As federal aviation officials increased airport security measures, civil liberty groups fought back, protesting new pat-down search techniques and the growing use of full-body scanners.
The Transportation Security Administration announced last week that security officers would to perform more aggressive pat-downs and vowed to approximately triple the number of full-body scanners in airports nationwide by the end of next year.
Under the new pat-down technique, TSA security officers use their palms and fingers to probe for hidden weapons and other devices. In the past, officers used the backs of their hands to brush past sensitive body parts, including breast and groin areas.
On Tuesday, TSA Administrator John Pistole told an aviation security conference in Germany that the agency plans to have deployed about 1,000 full-body scanners at airports throughout the U.S. by the end of 2011.
The more than 300 machines now installed at 65 airports use low-level radiation to detect weapons hidden under travelers' clothes, in the process generating images that look like nude photos.
TSA screeners use the new pat-down search on passengers who opt not to go through the full-body scanners or who trigger an alarm from a metal detector. An American Civil Liberties Union spokesman called it a choice between a "virtual strip search" and a "grope."
Also last week, the Electronic Privacy Information Center, a public interest research group in Washington, charged that use of the scanners violates passengers' privacy. The move was part of a lawsuit filed in July against the Homeland Security Department.
The group accused TSA officers of using the scanners on all passengers regardless of levels of suspicion and of not telling passengers that they can opt not to pass through the scanner.
"It's a highly invasive search," said Ginger McCall, an attorney for the privacy group.
TSA spokesman Nico Melendez said the agency would not comment on pending litigation. But, he added, it has held news conferences at every airport where a full-body scanner has been added. He said TSA has also posted signs at those airports, explaining what the machines do and what options passengers have.
• Southwest deal puts AirTran's business class in jeopardy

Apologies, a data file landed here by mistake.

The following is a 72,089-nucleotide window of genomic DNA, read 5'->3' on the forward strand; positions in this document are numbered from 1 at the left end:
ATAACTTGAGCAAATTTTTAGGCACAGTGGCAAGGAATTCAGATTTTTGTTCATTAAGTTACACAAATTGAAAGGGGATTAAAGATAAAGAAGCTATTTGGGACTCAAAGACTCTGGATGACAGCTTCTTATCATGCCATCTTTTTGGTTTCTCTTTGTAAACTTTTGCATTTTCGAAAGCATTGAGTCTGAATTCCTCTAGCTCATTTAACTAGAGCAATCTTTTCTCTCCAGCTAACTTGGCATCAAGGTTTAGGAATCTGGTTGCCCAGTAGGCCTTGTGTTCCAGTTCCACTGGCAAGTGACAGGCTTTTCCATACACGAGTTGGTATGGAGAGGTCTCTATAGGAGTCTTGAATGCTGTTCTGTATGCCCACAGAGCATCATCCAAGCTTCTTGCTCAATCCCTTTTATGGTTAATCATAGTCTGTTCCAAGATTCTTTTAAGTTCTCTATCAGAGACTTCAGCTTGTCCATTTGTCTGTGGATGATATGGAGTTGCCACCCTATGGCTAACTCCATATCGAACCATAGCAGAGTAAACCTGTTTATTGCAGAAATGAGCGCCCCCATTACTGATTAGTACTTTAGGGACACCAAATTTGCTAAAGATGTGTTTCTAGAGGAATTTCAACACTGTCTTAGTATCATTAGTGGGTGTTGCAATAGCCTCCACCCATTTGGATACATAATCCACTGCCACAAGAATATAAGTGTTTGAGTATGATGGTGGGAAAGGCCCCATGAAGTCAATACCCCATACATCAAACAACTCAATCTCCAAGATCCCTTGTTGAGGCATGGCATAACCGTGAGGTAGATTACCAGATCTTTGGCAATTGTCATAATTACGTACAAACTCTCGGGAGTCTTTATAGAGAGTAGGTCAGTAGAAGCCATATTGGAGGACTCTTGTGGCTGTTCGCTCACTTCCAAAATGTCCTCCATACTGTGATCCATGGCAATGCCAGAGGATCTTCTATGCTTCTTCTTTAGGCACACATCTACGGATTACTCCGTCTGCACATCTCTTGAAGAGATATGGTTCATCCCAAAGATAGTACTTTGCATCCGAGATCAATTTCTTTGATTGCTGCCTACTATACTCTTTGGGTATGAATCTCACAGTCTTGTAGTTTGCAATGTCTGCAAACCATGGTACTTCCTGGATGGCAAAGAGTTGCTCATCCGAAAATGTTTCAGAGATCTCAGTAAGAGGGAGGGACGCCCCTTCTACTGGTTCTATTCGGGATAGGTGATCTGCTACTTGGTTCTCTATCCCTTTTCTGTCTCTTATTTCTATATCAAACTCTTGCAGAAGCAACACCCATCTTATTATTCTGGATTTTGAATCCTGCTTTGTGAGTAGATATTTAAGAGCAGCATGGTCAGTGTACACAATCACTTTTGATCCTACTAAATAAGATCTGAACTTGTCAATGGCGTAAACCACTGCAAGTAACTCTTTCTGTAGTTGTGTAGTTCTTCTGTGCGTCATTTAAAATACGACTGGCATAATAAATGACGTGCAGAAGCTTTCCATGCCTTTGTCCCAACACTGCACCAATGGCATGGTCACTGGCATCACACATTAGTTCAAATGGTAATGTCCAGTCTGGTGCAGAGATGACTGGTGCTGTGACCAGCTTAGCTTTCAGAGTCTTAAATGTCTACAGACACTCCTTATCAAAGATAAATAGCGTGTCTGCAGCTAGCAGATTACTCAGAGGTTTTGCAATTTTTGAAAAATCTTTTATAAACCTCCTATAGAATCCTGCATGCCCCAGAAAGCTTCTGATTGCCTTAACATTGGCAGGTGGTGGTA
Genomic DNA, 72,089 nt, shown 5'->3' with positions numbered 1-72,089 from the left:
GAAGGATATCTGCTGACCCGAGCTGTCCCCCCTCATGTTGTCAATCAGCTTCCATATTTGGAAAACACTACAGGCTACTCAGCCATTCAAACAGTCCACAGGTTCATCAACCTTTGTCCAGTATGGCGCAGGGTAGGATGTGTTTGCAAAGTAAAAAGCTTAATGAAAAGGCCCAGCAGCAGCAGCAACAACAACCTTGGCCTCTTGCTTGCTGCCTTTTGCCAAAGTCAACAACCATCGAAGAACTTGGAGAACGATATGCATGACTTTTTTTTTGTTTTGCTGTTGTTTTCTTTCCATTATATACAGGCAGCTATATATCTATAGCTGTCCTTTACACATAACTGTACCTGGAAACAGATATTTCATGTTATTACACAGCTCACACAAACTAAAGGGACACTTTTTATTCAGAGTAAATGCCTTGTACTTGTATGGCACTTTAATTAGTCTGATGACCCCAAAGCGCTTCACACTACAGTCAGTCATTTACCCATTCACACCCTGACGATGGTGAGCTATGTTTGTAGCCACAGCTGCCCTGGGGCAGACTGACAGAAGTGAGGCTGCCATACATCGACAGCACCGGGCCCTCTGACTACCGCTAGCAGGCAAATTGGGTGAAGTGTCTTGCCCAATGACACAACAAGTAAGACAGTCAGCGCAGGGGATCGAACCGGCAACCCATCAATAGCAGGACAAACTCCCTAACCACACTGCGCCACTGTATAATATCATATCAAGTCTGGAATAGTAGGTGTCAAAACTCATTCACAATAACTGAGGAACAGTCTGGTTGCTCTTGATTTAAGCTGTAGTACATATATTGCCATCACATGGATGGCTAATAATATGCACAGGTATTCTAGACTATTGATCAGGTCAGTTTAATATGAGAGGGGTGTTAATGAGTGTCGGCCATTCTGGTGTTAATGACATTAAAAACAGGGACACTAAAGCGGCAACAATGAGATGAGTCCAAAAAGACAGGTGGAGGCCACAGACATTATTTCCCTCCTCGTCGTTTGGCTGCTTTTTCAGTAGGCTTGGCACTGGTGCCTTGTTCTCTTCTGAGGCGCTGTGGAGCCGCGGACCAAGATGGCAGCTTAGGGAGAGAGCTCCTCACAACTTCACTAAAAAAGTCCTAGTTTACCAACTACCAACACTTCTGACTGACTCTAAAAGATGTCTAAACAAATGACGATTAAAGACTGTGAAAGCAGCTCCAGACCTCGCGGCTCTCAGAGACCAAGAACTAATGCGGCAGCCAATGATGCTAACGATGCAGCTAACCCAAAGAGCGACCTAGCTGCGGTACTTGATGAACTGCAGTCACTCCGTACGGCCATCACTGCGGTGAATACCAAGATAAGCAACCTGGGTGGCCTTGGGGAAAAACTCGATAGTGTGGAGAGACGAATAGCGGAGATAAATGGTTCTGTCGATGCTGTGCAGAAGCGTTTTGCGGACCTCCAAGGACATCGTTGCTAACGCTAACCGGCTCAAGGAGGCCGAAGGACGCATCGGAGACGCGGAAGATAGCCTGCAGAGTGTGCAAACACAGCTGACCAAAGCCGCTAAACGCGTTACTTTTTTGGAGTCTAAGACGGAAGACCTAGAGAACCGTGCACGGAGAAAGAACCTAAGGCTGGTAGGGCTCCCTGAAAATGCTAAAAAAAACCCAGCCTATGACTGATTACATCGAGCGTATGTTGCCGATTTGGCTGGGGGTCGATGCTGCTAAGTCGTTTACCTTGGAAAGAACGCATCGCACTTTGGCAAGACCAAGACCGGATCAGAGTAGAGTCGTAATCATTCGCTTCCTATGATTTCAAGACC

Business consultant Don Turner flies weekly on AirTran Airways from his home outside Atlanta to his job in Los Angeles.
But after last month's announcement that Southwest Airlines Co. plans to buy AirTran Holdings Inc., he fears that Southwest will eliminate the business-class seats he uses on AirTran.
Turner is one of more than 500 business travelers who have signed a petition urging Southwest to keep the business-class seats. He vows to abandon his favorite airline if it does not.
Turner said he needs the extra-wide seats and wireless Internet access offered in AirTran's business class to work on his laptop during the four-hour flights.
"You can't work in coach," he said. "I don't care what other people say."
AirTran provides 12 business-class seats in each of its 136 planes.
Southwest plans to keep its open-seating, all-coach layout after the acquisition. Southwest spokeswoman Katie Coldwell said she hoped AirTran's customers would give Southwest a try before making a judgment.
• What drivers seek with their navigation systems
TeleNav Inc., the provider of mobile GPS technology for wireless providers such as AT&T, T-Mobile and Verizon Wireless, analyzed the places that 17 million drivers most often tried to locate in September. Here are some of the findings:
When motorists were hungry, McDonald's was the No.1-searched eatery. When they needed to sleep, Holiday Inn Hotels & Resorts was the top-searched hotel.
Drivers who wanted to shop most often searched for Wal-Mart. And for caffeine, the TeleNav users' overwhelming choice was Starbucks.